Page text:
Trapped in limbo, waiting for an organ transplant
TRAPPED in limbo, Alan Ross is praying for a swap op miracle.
Given a stark choice by his doctor to give up the booze or die, Alan hasn’t touched a drop since 2001.
But after 17 years of following doctor’s orders, the 59-year-old was dealt a cruel blow when a routine scan discovered cancerous cells in his liver.
While the organ is functioning at the moment, if the cancer spreads outside the organ, Alan says: “I’m a goner”.
The warehouseman is now in limbo as, after two false alarms, he spends his second year on the waiting list for a new organ.
“My life has been on hold for two years,” said Alan, of Longbenton, North Tyneside.
“You go through different emotions all the time. Every time the phone rings your heart starts pounding, expecting it to be someone from the Freeman saying ‘pack your bag and get yourself here within the hour’.”
Alan has cirrhosis of the liver, caused by years of heavy drinking.
But he stopped drinking 17
years ago when told it was posing a risk to his life.
Alan said: “My last drink of alcohol was at 10pm on the 17th of August 2001. I haven’t touched it since.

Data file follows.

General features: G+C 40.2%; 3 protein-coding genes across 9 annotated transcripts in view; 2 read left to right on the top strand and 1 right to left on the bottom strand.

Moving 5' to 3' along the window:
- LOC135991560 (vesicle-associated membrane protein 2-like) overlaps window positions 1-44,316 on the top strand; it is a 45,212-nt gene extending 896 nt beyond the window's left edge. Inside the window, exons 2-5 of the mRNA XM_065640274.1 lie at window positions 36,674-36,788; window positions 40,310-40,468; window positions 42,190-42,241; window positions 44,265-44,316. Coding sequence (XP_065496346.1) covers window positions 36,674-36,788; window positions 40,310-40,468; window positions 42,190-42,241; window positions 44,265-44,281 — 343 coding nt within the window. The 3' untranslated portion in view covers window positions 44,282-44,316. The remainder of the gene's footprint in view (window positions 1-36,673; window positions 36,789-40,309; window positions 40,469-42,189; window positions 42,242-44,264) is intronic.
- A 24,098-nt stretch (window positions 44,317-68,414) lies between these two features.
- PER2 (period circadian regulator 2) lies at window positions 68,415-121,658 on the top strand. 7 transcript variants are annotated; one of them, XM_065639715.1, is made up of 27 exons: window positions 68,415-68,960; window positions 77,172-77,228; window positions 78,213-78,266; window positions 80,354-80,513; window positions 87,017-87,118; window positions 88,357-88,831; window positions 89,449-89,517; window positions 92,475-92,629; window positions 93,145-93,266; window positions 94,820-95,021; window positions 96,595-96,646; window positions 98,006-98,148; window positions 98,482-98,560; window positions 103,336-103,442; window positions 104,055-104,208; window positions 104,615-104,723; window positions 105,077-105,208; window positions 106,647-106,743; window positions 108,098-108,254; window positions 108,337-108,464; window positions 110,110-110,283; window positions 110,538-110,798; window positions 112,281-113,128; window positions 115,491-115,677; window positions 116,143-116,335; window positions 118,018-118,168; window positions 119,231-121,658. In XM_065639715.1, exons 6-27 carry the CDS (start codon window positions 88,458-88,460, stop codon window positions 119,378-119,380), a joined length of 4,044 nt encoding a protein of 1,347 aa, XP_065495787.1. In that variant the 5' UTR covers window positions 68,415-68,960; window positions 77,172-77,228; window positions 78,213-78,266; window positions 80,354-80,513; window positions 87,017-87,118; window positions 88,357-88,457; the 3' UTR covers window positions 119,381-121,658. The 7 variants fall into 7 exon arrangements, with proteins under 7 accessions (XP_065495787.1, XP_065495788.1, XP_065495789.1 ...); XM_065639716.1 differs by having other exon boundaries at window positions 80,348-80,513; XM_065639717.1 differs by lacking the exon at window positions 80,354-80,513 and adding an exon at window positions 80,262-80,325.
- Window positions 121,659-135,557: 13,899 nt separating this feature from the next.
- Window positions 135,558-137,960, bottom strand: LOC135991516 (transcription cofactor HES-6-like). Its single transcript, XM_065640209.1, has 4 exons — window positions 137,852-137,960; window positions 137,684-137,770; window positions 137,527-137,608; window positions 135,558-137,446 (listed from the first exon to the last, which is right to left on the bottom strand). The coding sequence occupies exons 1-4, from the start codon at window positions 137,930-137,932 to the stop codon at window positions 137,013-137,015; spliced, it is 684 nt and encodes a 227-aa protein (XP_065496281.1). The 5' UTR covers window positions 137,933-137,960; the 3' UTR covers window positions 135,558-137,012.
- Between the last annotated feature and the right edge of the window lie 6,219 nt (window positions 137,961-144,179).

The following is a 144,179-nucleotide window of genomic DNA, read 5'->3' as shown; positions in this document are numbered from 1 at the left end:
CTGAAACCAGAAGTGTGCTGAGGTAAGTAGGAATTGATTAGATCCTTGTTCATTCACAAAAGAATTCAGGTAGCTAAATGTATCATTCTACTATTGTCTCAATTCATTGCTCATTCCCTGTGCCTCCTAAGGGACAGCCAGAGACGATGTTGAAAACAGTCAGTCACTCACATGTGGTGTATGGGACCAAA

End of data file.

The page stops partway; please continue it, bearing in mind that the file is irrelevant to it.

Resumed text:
“I wouldn’t say I was an alcoholic, but I would go out most nights and have a few pints for about 20 years. It was a social thing.”
Two years ago, a scan discovered cancerous cells in his liver. He was put on a waiting list for a transplant and, after two false alarms, is still waiting.
Alan said: “I’m still fit at the moment. People expect me to look ill, and when I tell them my condition they can’t believe it. But I was lucky that they caught the cancer at an early stage.”
But waiting for a transplant has its drawbacks.
Alan added: “I’m stuck. I can’t go on holiday because I need to be no more than three hours away from the hospital in case I get a call to say they’ve got a donated liver.”
Plans to change the rules on organ donation consent in England are currently going through Parliament. A bill requiring people to ‘ opt out’ if they do not want their organs used passed its first hurdle in February.
At the moment in England, organs can only be used if explicit approval is given, either by signing the register or if the deceased had told a family member of their desire.
Alan said: “Obviously, I’m all for it. I agree that people should have to opt out rather than opt in to donate their organs. I can understand why some people would say ‘you’re not taking my son’s or daughter’s or whatever family member’s organs’, but what if it was someone in your family who needed a transplant? A lot of people are dying while on the waiting lists. It’s a gift, and very kind of people.”
Alan Ross is in urgent need of a liver transplant